Do fish feel pain? UTA team says it’s likely.
An international, multidisciplinary team that includes faculty members from The University of Texas at Arlington has published a paper in the journal Philosophical Psychology that wades into the debate about whether fish feel pain.
Their conclusion: while fish lack certain regions of the brain typically associated in humans with processing the unpleasantness of pain, this does not offer definitive proof that fish don’t experience painful events.
There is a divide among contemporary scientists and philosophers on the issue of animal suffering, particularly in fish. Following the discovery of pain receptors in fish in the early 21st century, scientists developed behavioral experiments that seemed to show that fish feel pain.
However, some researchers continued to highlight the fact that fish lack certain cortical regions in their brains associated with the emotional unpleasantness of pain, or “pain affect."
In the article, “Against Neo-Cartesianism: Neurofunctional Resilience and Animal Pain,” the UTA faculty members and their colleagues draw upon contemporary neuroscience to argue that many humans who have suffered brain injuries that impact pain-processing regions still maintain pain affect and self-awareness. This suggests that such cortical regions aren’t necessary for pain, or that the brain can compensate to ensure essential functions such as pain affect remain intact.
“Claiming that fish don’t feel pain due to the absence of these regions of the brain could be much like concluding they can’t swim because they lack arms and legs,” said Phil Halper, lead author of the study and an independent researcher in Great Britain.
Kenneth Williford, UTA associate professor and chair of philosophy and humanities, and Perry Fuchs, UTA professor and chair of psychology, are co-authors of the article, along with David Rudrauf of the University of Geneva in Switzerland.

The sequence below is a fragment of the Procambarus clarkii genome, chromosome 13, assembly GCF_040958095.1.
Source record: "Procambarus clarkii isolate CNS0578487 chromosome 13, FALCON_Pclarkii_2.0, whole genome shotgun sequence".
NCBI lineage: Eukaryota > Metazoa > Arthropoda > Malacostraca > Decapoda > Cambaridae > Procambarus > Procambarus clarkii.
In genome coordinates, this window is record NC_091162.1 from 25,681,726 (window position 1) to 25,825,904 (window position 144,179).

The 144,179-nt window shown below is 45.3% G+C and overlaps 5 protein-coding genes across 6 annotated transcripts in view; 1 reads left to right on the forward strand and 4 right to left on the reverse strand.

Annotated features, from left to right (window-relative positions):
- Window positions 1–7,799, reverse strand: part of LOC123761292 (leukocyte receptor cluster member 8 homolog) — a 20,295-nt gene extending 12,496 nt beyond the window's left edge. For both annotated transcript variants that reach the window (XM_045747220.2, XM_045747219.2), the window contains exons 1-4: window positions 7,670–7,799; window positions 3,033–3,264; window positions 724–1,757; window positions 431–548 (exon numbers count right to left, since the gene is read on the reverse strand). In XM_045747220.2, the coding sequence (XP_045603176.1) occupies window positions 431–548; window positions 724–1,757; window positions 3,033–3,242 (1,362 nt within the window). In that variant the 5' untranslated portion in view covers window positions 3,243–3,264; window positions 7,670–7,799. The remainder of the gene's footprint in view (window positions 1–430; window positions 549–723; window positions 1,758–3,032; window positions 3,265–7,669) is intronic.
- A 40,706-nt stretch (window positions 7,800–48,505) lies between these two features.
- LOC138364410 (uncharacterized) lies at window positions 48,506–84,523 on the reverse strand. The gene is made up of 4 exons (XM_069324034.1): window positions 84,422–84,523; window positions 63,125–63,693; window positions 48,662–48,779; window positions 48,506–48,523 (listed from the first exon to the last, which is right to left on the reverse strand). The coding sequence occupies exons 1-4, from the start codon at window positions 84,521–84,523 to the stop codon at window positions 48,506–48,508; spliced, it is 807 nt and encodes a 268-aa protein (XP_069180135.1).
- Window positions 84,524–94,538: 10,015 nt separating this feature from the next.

Answering whether fish feel pain is an important part of the quest to understand the complexity of the pain system. Our understanding of these processes could have major implications across our society and can be used to help guide future government, environmental and food industry policies, as well as personal dietary decisions.
The team examined anatomical damage detailed in multiple studies of individuals with brain injuries to determine whether those individuals could still experience pain. One such study featured a patient known as Roger, who had key regions of the brain often associated with pain-processing, destroyed by disease. Roger’s ability to experience pain, however, remained intact and in fact even more sensitive than average.
An examination of other individuals with brain injuries led the team to conclude that no single cortical region seems to be necessary for pain affect. This finding supports what Rudrauf calls “neurofunctional resilience,” the idea that the brain can flexibly employ multiple different systems to ensure that pain affect and other key functions continue.
“While our study cannot prove that fish feel pain, we can assert that arguments relying on a lack of certain brain structures to deny pain in fish look increasingly untenable,” Williford said.